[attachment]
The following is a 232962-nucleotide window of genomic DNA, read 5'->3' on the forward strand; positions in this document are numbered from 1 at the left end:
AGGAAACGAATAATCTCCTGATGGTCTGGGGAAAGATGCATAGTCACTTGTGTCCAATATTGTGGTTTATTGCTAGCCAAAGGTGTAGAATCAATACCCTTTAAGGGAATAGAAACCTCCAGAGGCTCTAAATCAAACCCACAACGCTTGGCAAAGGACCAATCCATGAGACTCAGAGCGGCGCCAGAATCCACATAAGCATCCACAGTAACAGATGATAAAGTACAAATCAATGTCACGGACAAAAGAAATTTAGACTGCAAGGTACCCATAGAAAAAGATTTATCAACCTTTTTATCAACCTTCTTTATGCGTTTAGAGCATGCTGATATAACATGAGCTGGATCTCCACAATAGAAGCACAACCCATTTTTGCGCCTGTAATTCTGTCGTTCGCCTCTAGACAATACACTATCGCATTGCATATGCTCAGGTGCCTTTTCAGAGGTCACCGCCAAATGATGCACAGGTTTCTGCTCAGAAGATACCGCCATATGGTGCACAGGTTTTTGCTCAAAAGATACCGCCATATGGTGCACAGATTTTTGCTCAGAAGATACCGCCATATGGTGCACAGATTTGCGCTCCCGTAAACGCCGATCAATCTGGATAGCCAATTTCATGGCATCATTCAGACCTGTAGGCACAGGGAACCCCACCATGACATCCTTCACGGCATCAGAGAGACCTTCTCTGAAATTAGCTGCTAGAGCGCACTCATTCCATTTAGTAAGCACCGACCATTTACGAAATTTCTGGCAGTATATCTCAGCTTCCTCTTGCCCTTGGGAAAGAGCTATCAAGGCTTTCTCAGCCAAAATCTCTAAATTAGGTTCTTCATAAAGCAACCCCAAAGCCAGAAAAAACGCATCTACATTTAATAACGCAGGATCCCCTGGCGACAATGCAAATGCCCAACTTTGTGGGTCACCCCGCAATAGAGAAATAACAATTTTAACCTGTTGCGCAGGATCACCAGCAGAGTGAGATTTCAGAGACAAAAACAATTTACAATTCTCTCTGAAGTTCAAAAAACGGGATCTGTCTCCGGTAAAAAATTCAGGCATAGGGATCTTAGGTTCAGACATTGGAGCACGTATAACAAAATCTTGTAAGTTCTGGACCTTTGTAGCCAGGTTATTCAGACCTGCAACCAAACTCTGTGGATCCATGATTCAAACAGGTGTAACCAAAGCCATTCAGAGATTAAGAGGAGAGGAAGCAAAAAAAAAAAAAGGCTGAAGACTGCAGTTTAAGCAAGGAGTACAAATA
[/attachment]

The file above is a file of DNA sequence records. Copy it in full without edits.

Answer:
The following is a 232962-nucleotide window of genomic DNA, read 5'->3' on the forward strand; positions in this document are numbered from 1 at the left end:
AGGAAACGAATAATCTCCTGATGGTCTGGGGAAAGATGCATAGTCACTTGTGTCCAATATTGTGGTTTATTGCTAGCCAAAGGTGTAGAATCAATACCCTTTAAGGGAATAGAAACCTCCAGAGGCTCTAAATCAAACCCACAACGCTTGGCAAAGGACCAATCCATGAGACTCAGAGCGGCGCCAGAATCCACATAAGCATCCACAGTAACAGATGATAAAGTACAAATCAATGTCACGGACAAAAGAAATTTAGACTGCAAGGTACCCATAGAAAAAGATTTATCAACCTTTTTATCAACCTTCTTTATGCGTTTAGAGCATGCTGATATAACATGAGCTGGATCTCCACAATAGAAGCACAACCCATTTTTGCGCCTGTAATTCTGTCGTTCGCCTCTAGACAATACACTATCGCATTGCATATGCTCAGGTGCCTTTTCAGAGGTCACCGCCAAATGATGCACAGGTTTCTGCTCAGAAGATACCGCCATATGGTGCACAGGTTTTTGCTCAAAAGATACCGCCATATGGTGCACAGATTTTTGCTCAGAAGATACCGCCATATGGTGCACAGATTTGCGCTCCCGTAAACGCCGATCAATCTGGATAGCCAATTTCATGGCATCATTCAGACCTGTAGGCACAGGGAACCCCACCATGACATCCTTCACGGCATCAGAGAGACCTTCTCTGAAATTAGCTGCTAGAGCGCACTCATTCCATTTAGTAAGCACCGACCATTTACGAAATTTCTGGCAGTATATCTCAGCTTCCTCTTGCCCTTGGGAAAGAGCTATCAAGGCTTTCTCAGCCAAAATCTCTAAATTAGGTTCTTCATAAAGCAACCCCAAAGCCAGAAAAAACGCATCTACATTTAATAACGCAGGATCCCCTGGCGACAATGCAAATGCCCAACTTTGTGGGTCACCCCGCAATAGAGAAATAACAATTTTAACCTGTTGCGCAGGATCACCAGCAGAGTGAGATTTCAGAGACAAAAACAATTTACAATTCTCTCTGAAGTTCAAAAAACGGGATCTGTCTCCGGTAAAAAATTCAGGCATAGGGATCTTAGGTTCAGACATTGGAGCACGTATAACAAAATCTTGTAAGTTCTGGACCTTTGTAGCCAGGTTATTCAGACCTGCAACCAAACTCTGTGGATCCATGATTCAAACAGGTGTAACCAAAGCCATTCAGAGATTAAGAGGAGAGGAAGCAAAAAAAAAAAAAGGCTGAAGACTGCAGTTTAAGCAAGGAGTACAAATA